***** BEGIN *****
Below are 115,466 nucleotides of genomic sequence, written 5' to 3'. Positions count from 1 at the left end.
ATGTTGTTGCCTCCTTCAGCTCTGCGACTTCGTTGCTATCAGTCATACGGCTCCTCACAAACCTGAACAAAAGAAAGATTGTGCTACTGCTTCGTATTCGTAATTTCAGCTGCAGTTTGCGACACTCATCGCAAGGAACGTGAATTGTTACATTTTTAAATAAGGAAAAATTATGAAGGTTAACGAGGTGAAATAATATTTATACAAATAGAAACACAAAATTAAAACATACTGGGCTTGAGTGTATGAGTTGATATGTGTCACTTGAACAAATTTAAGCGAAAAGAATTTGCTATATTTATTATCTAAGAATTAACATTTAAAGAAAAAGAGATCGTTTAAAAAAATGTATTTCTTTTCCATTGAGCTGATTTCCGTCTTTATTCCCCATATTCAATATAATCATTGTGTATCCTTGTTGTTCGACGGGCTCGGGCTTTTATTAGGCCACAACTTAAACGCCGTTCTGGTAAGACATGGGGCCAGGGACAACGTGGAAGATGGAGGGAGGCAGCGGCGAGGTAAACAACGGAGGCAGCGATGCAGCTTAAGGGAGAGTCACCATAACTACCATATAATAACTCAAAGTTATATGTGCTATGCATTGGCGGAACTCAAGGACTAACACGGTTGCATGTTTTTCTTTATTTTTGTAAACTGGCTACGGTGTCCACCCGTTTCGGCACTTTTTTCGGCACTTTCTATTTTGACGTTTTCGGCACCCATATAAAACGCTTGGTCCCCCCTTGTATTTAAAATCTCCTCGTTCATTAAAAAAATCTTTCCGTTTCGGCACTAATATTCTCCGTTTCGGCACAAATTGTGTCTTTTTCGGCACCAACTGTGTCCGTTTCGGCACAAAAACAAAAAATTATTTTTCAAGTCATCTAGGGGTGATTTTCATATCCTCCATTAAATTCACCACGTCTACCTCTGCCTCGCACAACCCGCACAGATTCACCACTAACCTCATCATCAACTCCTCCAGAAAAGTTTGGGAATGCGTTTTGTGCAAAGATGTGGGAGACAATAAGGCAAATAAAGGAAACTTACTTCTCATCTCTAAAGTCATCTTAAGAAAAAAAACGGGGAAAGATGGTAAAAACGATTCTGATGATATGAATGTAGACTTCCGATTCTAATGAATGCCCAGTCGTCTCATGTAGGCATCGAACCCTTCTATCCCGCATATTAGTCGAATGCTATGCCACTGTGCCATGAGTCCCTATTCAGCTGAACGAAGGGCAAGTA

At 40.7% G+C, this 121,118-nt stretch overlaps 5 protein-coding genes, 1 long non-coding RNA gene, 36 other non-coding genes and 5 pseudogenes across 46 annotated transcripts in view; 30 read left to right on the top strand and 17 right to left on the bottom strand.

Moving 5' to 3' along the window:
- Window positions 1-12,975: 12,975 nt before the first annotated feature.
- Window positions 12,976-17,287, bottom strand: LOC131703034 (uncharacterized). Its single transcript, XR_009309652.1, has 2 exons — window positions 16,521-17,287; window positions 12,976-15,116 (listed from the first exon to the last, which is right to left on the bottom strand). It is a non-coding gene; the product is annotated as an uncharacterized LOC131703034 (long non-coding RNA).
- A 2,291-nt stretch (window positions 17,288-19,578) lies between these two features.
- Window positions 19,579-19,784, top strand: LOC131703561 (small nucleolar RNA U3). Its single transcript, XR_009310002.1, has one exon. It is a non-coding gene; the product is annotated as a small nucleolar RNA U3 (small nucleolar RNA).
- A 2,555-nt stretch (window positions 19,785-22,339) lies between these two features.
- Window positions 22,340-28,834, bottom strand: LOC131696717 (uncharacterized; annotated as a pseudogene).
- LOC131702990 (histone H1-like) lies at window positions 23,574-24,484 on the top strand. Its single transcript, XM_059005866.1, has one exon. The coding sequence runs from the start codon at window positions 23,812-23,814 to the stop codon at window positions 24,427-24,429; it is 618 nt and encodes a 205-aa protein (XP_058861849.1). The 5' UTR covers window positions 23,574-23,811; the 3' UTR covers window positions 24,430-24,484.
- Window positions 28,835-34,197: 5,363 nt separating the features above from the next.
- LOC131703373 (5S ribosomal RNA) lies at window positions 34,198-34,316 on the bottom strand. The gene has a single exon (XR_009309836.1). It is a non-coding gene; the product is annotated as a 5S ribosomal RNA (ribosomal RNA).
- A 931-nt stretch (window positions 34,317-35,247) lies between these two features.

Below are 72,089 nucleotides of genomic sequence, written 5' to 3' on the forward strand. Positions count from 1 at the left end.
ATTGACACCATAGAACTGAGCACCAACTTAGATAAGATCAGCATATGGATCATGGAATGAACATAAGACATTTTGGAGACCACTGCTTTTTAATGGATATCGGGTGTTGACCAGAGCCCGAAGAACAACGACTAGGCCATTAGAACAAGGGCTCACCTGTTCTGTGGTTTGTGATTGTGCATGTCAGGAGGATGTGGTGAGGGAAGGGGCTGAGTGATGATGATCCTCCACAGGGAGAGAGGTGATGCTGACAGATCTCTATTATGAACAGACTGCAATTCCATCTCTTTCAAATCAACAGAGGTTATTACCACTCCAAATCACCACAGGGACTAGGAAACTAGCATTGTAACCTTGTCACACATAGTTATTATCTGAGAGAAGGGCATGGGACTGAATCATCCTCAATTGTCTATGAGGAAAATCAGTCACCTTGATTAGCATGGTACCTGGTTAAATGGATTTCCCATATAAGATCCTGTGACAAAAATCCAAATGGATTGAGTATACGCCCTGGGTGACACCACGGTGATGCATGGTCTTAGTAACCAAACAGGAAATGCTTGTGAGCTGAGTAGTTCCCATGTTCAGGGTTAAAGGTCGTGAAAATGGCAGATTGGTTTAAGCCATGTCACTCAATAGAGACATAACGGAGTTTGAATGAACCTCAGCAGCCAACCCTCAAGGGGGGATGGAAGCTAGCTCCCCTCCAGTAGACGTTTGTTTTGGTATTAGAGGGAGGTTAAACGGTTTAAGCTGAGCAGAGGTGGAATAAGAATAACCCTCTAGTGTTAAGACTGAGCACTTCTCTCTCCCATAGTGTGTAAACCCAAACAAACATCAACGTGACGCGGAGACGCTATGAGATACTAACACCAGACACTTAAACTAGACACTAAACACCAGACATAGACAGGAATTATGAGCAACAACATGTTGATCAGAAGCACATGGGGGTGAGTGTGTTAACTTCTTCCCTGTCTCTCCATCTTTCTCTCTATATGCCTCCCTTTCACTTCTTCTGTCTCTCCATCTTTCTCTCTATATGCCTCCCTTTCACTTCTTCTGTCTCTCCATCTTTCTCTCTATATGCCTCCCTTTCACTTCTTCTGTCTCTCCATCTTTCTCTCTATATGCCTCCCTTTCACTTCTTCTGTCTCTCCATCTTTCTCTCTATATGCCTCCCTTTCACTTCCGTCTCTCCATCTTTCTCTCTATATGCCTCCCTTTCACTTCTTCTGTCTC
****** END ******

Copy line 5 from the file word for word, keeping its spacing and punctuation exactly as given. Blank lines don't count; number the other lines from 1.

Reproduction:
- Window positions 1-12,975: 12,975 nt before the first annotated feature.